Adobe InDesign is a desktop publishing (DTP) software application produced by Adobe Systems. InDesign is the successor alternative to Adobe's earlier document design application, PageMaker.
This InDesign class will give you the basics on which you can then develop further skills and become proficient at using this powerful layout program. Further articles will be written to develop some subjects that might need to be taken more in-depth.
Get up to speed on some of the exciting new features in Adobe® InDesign® 2.0 with the following tutorials. Each consists of a Flash movie as well as step-by-step instructions and sample files for download, so you can follow along within InDesign. For demonstrations of key features, take a video tour in the InDesign 2.0 overview.
Working with InDesign is interesting. On the one hand, it’s not really a tool built for technical writers. It’s intended for people laying out magazines, brochures, other heavily designed print matter. As such, some things can be confusing. Cross references, figure references, a table of contents — get ready to search the help to figure these out. On the other hand, the power of the InDesign is somewhat captivating. You’re only limited by your own ignorance.
We’re all used to working with style sheets (or least we should be). With each new version of InDesign, there seems to be a new way to style your content. We started with paragraph and character styles, then we got nested styles, followed by object styles, and finally table styles in InDesign CS3. As you can see, nested styles is not really new but it’s something that you should be taking advantage of, so let’s get to it.
Every avid chef has little gizmos and gadgets, designed for specific tasks, that find their way to the back of a drawer and are then forgotten. Like those special tools, the Pathfinder commands in InDesign are often forgotten or considered too sophisticated for non-artistic types. Yet they can slice and dice and combine paths in unique ways that add vastly to the repertoire of the InDesign chef. Added to InDesign's other ways to mix up text and graphics, Pathfinder can help you further push the creative edge.
With both Adobe InDesign® CS and Adobe InCopy® CS in your publishing workflow, writers and editors can compose stories in InCopy at the same time designers are laying out the pages using InDesign—without overwriting each other’s work.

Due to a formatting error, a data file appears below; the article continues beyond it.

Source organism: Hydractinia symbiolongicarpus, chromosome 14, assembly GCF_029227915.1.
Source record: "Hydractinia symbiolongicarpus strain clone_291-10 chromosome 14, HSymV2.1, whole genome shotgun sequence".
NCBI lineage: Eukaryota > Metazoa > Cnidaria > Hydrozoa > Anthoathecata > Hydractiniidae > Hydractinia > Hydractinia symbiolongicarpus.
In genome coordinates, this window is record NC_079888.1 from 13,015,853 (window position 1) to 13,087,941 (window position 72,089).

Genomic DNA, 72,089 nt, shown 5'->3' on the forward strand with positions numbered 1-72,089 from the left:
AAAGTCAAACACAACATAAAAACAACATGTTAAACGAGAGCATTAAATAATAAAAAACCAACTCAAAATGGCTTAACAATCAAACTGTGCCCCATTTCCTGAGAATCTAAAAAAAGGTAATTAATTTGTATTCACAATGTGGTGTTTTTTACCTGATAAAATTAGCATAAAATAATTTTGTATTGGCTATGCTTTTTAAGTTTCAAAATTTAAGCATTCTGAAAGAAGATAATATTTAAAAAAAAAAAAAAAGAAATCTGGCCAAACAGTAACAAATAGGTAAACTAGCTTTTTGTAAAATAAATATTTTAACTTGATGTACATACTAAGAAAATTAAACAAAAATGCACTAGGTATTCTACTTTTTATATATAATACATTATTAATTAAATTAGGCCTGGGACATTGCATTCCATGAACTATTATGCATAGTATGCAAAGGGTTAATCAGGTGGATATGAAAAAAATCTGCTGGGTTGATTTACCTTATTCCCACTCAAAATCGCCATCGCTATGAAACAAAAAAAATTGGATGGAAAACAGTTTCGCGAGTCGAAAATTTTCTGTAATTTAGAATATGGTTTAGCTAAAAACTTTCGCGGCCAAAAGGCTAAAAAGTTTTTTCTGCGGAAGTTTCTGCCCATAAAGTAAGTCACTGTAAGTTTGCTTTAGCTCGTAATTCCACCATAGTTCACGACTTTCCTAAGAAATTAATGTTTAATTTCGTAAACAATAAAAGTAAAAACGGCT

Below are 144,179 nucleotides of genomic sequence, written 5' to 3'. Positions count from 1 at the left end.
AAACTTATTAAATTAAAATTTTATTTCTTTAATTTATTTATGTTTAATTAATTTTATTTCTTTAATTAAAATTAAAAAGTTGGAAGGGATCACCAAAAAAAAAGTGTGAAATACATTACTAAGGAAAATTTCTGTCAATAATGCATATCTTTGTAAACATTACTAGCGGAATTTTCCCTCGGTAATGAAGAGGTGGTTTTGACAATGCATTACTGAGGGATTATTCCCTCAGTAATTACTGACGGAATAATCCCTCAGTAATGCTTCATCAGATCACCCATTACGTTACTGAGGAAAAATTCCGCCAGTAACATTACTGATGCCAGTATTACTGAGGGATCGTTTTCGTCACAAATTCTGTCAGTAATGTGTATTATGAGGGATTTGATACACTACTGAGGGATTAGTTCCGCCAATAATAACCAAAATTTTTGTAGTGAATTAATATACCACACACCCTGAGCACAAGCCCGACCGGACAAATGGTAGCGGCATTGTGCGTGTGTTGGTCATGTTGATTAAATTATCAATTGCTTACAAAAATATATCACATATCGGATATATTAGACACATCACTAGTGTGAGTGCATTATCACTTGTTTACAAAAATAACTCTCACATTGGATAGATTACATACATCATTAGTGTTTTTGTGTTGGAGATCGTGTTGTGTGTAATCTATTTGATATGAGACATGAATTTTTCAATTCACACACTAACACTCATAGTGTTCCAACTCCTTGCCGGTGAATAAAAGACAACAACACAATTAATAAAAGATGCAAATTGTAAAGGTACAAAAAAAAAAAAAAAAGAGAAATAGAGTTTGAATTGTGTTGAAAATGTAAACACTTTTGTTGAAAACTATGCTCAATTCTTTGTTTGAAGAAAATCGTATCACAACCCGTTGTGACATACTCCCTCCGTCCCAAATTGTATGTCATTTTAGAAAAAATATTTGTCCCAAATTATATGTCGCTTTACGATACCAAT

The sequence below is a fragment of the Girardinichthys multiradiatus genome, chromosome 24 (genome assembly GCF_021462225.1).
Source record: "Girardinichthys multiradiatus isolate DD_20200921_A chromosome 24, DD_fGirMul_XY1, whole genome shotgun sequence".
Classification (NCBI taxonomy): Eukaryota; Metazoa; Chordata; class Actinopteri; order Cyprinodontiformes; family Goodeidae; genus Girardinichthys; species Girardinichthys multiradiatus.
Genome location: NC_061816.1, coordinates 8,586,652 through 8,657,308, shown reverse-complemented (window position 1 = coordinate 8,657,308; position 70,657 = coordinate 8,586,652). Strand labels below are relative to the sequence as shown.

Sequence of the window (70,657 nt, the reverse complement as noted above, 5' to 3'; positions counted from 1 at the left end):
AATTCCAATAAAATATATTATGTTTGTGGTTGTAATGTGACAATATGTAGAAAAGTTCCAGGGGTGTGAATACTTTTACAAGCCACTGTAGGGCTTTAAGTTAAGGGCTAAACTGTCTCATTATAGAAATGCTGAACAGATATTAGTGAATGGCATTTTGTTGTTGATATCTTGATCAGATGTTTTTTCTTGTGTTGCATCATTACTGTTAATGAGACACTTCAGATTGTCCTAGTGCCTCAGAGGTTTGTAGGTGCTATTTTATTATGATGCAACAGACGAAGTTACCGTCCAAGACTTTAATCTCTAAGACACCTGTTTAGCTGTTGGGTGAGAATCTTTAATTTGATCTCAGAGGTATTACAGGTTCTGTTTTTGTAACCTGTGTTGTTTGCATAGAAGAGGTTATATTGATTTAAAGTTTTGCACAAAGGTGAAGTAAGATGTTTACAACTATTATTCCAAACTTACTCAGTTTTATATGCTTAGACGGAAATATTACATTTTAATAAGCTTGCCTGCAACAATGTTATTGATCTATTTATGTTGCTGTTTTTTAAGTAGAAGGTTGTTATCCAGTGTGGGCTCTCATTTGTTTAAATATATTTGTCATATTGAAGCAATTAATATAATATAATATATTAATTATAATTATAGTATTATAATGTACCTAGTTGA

Putting type on a path is not a new concept. However, Adobe InDesign CS adds a new twist to it. Not only can you put type on a path, but you can also link from path to path to have one continuous text flow. In this tutorial we’ll use this technique to replicate Apple’s new AirPort Express ad.
InDesign has always supported the use of layers, but layers don’t always cut it when working with text. You can put a text frame on a layer and turn that layer on and off as needed, but it’s an all or nothing approach. What if you want to show and hide individual words or paragraphs and have the text automatically rewrap when you show or hide those words? With conditional text, it’s a breeze.
Suppose you have a publication with set column widths. You may not want to reset your columns or drag out multiple guides just to create tables or gridded content. The guides and Step and Repeat features in Adobe® InDesign® 1.5 make it easy to quickly create a custom grid to structure your content. This tip tells you how.
With Adobe InDesign® you can create and edit custom dash, dot, and stripe stroke styles, giving you more control and freedom over how strokes look in your publications. You can also save the stroke styles you create, and then use them over and over again in other InDesign publications.
When you're working with complex data, a table may be your best option. Often, a logical series of rows and col-umns can communicate more clearly than paragraphs. Adobe® InDesign® 2.0 introduces a robust table feature that makes it easy to line up those rows and columns—and to format them in striking ways. Here we show you how you can make an easy-to-read table while using the graphical power of InDesign to integrate it into the style of your document.
Wrapping text around objects—from basic shapes or frames to images with clipping paths—can give any publication a unique look and feel. In this tutorial, you’ll learn several ways to work with text wrap in Adobe InDesign® to achieve the look you want.
There are a number of ways in which you can use drag and drop to get content in and out of InDesign. Here are my favorites: If you ever get a lot of content for a layout delivered to you in a folder full of images, logos, text files, etc., there's a fast and easy way to get the files into InDesign that will enable you to avoid placing them one by one.
Two free and easy-to-use scripts convert Word's local formatting to InDesign's character styles. Two more retain InDesign formatting when you export text formatted with automatically applied character styles.
Every now and then an app gets an update that really impacts your daily routine, and I’m happy to say that InDesign CS4 has some new-and-improved features that will do just that. InDesign is a page layout app, so anything that helps that process is a welcome addition, so let’s take a look at how CS4 will speed up your day-to-day work.
In the publishing world--when every word counts--knowing exactly how much space you have to work with is crucial. Because Adobe InDesign® 2.0 and Adobe InCopy 2.0 are tightly integrated and share the same composition engine, content.
In this tutorial we will learn how to create flexible image grid layouts in Adobe InDesign. We will use several useful image frame techniques like Fill frame options, Auto-Fill, Gap Tool, Rounded Corners, etc.